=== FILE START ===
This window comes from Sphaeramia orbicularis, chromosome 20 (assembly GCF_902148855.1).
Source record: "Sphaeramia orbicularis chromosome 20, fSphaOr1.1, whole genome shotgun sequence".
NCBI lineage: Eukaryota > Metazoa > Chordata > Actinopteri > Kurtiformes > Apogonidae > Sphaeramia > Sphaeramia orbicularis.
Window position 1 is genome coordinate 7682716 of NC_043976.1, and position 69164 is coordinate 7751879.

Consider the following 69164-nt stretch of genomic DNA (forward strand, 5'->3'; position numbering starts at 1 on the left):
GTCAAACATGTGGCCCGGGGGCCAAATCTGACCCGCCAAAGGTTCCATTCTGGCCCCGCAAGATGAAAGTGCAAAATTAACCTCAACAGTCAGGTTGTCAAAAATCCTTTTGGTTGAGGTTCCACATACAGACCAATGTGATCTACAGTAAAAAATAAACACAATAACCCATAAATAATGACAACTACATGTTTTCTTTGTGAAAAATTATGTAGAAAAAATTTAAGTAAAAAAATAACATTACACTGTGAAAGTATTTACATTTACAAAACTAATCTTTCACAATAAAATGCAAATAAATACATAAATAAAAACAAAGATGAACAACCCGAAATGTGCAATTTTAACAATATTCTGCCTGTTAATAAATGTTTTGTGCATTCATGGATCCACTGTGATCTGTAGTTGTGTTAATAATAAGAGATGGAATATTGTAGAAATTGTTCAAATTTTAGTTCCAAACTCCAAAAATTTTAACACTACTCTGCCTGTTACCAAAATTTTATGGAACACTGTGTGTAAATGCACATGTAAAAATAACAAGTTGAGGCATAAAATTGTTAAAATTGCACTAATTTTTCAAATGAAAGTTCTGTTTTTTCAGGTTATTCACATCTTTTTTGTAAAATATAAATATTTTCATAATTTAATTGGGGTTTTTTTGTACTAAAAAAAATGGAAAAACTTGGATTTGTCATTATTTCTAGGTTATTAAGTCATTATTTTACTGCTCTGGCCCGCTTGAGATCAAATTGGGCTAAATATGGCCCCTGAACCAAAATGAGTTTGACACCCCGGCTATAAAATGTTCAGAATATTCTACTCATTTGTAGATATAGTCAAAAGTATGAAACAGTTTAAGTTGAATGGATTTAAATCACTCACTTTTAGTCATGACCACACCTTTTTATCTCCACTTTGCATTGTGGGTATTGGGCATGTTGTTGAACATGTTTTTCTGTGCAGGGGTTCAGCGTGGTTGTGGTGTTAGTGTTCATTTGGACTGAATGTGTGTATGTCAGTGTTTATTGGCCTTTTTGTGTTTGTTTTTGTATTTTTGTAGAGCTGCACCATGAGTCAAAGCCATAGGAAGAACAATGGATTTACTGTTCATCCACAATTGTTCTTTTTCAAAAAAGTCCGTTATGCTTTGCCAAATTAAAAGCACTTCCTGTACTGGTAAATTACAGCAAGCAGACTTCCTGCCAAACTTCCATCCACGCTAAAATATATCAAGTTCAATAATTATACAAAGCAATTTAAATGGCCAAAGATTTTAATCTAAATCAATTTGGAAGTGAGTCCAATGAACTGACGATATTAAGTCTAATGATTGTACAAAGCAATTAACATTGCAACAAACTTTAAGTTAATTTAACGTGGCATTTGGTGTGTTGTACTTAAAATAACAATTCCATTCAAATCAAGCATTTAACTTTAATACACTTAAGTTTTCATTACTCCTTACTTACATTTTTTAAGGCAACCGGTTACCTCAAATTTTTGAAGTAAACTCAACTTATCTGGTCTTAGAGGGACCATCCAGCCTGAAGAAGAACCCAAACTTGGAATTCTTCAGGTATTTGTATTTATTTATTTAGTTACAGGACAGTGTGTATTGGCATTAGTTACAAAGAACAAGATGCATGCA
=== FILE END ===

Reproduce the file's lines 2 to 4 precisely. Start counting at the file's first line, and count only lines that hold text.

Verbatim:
Source record: "Sphaeramia orbicularis chromosome 20, fSphaOr1.1, whole genome shotgun sequence".
NCBI lineage: Eukaryota > Metazoa > Chordata > Actinopteri > Kurtiformes > Apogonidae > Sphaeramia > Sphaeramia orbicularis.
Window position 1 is genome coordinate 7682716 of NC_043976.1, and position 69164 is coordinate 7751879.